} filled the air.
}
} If Mulhooey could have counted to five, he would have smiled just then.


491-10    (667bb dist, 3.4 mean)
Selected-By: forbes@icbm.att.com

The Usenet Oracle has pondered your question deeply. Your question was:

> Oh most bestest Oracle, I'm perplexed on this one...
>
> How can you be so great and awesome, while you're father, Steve
> Kinzler, is such a nerd?  I faithfully answered all those questions you
> assigned me, and not even ONE of them got published in this morning's
> Oracularities. Why?  WHY?
>
> Oh, that's two questions...  More grovel...  Um, oh most greatest
> Oracle...
>
> Thanks, Oracle buddy...  nice to see there still are SOME good higher
> powers in this universe...

And in response, thus spake the Oracle:

} "Oh damn, not another whining sycophantic slug petitioning for
}  attention."
}
} "What is it Steve?"
}
} "Oh nothing, Laura, just another piece for the bit bucket from the
}  Usenet Oracle server."
}
} "Another one of THOSE?  I hate the little scum.  First they write me
}  off as a slut, then they get my name wrong, and now your little alter
}  ego is building a reputation that would make a McCarthyist-era
}  American father proud.  It's repulsive.  Here, have some yoghurt."
}
} "Thanks." (uses wooden spoon)  "Look at this, though.  Obviouosly a
}  priest who got his submissions flushed out by the humour parser.
}  Probably has some kind of neurotic complex by now.  It's been days
}  since I got this post.  What I can't figure out yet is how I'm going
}  to foist off another quaint oracular answer on this guy without
}  pissing him off..."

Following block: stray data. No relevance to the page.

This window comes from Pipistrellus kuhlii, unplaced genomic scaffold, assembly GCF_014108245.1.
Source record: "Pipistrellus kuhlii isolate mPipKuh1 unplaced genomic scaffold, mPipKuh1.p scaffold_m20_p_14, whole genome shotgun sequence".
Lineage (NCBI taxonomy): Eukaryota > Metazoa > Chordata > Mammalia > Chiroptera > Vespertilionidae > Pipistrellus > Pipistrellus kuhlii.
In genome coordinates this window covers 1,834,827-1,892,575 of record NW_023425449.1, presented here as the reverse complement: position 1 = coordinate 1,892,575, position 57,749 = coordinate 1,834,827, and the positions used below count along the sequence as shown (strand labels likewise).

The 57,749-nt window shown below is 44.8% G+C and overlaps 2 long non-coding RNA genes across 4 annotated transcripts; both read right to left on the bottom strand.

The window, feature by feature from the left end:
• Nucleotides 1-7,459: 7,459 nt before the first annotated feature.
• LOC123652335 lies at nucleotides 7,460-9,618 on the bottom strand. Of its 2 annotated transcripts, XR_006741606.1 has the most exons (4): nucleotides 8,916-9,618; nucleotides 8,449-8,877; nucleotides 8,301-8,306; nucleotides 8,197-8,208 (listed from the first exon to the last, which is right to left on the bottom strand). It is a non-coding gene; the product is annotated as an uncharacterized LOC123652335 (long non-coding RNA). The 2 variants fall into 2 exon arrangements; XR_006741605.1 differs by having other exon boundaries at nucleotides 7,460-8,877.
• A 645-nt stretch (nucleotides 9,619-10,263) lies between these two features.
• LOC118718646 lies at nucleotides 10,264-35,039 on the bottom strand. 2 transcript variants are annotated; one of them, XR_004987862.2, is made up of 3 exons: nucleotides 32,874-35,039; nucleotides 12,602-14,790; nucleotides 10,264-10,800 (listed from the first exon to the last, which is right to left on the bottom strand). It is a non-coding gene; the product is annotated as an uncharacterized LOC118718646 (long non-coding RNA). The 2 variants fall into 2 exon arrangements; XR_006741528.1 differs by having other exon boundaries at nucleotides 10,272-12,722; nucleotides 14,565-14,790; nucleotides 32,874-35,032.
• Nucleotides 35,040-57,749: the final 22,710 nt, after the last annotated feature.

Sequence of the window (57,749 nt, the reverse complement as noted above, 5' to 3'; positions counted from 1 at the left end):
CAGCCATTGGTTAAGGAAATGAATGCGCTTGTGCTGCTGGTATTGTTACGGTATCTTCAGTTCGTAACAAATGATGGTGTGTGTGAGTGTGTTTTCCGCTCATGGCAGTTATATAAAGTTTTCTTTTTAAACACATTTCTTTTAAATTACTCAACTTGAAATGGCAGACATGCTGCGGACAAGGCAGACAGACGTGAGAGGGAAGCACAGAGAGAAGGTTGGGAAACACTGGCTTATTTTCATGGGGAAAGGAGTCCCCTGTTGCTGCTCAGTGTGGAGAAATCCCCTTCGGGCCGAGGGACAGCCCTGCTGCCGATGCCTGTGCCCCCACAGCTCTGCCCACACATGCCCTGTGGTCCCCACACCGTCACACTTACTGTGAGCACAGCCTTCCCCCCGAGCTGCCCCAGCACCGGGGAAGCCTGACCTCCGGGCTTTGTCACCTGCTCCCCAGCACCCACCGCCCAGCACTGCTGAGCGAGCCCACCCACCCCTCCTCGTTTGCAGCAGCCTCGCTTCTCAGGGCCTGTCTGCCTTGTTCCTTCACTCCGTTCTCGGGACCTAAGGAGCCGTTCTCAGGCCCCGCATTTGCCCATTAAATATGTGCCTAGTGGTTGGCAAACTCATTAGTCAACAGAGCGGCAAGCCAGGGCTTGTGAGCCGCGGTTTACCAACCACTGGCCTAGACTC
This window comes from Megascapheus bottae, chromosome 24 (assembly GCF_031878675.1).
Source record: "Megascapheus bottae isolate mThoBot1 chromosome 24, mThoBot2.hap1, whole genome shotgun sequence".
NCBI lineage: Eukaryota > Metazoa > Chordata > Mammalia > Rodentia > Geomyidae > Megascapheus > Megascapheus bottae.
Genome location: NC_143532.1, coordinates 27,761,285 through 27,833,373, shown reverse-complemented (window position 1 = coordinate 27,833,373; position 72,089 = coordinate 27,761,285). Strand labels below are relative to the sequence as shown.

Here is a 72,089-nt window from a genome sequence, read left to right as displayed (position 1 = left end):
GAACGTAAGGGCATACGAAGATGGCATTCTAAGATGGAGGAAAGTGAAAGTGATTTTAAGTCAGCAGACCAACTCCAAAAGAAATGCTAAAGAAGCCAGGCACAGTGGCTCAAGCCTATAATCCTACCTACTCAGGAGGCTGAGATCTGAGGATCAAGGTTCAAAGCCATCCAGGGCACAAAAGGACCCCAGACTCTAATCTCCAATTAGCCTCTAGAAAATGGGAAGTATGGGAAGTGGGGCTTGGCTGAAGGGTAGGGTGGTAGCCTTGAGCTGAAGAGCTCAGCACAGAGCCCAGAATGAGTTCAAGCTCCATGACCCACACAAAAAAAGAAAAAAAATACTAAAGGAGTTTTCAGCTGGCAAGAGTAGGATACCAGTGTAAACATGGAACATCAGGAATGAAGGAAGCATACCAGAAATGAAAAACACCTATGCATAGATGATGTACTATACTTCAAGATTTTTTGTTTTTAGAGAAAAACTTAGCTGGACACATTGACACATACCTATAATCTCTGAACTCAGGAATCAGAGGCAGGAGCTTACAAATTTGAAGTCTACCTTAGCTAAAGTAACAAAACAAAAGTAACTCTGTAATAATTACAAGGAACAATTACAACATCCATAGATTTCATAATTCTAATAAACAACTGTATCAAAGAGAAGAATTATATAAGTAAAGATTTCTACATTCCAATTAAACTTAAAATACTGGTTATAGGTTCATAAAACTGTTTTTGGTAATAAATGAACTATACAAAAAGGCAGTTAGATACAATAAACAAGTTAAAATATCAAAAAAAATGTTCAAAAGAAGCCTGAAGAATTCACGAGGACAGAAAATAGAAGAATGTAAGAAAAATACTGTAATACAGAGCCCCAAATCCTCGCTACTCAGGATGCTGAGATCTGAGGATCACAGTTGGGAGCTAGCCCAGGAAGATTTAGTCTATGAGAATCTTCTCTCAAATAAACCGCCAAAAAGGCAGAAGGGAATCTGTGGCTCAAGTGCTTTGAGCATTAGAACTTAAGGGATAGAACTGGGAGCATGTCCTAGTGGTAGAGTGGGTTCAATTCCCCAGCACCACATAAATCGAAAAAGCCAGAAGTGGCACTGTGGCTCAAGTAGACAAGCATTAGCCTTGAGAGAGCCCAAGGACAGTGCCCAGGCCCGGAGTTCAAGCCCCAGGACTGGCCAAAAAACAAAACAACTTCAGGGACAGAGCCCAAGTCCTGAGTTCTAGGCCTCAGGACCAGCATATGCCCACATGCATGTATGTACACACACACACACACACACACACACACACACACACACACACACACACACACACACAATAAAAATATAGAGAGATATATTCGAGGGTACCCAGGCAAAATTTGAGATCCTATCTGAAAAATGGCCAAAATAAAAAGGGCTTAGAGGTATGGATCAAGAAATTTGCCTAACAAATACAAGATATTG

}
} "So piss him off, already." (munch-munch) "I mean, there are, what,
}  sixty, seventy-odd dozen people who are otherwise content and willing
}  to coddle your ego through subservient priesthood, right?"
}
} "Yeah, what's yer point, Laur?"
}
} "Well, teach the little bastard a lesson!"
}
} "Ah!  The old `<ZOT!>, you little pipsqueak, you're pencil shavings`
}  approach!"
}
} "No, you dear sweet balding fool.  Write him a pink slip!  Fire him.
}  Hand him his ego on a platter and tell him he's really screwed the
}  pooch this time."
}
} "Pass me some of that bean curd." (munch) "Y'know, this could work.
}  Inside of a week he'll be begging for another chance.  Inside of a
}  month we might have some major butt-kissing involved here.  I kinda
}  like the idea.  I mean, gimme a break.  Look at this: "Uh.. More
}  grovel...' I'm used to grandeur and eloquence, not this commonplace
}  kind of 'Oh Hi Orrie, howya doin'?' nonsense.  I tell you, it's most
}  egregiously unfair!
}
} "Egrigiously?  Honestly, Stevie, you're starting to sound like an
}  English major.  You should stop listening to PBS."
}
} "Sorry.  I needed to take a break.  27 hours in a row in front of a CRT
}  trying to piece together a Prolog routine for a subway version of the
}  travelling salesman problem does that to me."
}
} "And that naughty priest said you were a nerd.  Shame on him!" (giggle)
}
} "Hey!  This is valuable research!"
}
} "Sure, like last week with you in front of that old Apple II
}  Wolfenstein game, trying to sub in pictures of Smurfettes for the
}  guards?"
}
} "Hey, its been done, sure, but not in VR!  Didn't you see the optical,
}  three-dee hookup I had set up?"
}
} "Pull the other one, genius.  I know a video game binge when I see it.
}  Anyway, why don't you put it away and try giving a shot at living up
}  to our Net images?" (low and sultry)
}
} "Give it up, Laura.  Maybe when we both lose twenty pounds.  I hate it
}  when you get that way."
}
} "Oh, you prick.  Here.  Here's a nickel.  Go buy some self-esteem. I'm
}  going for a walk."
}
} "No wait... Laura!..." <SLAM>
}
} ..."Nuts.  Oh well, there'll always be Usenet..."
}
} <taptaptap...tappity tap-tap-tap ENTER tap tappity taptaptaptaptap>
}
} Dear Supplicant...
}
} --
} [ This is a work of fiction.  Any resemblance to real persons, living or
}   deceased, is entirely coincidental.  Etc, etc. ;-)  -ed ]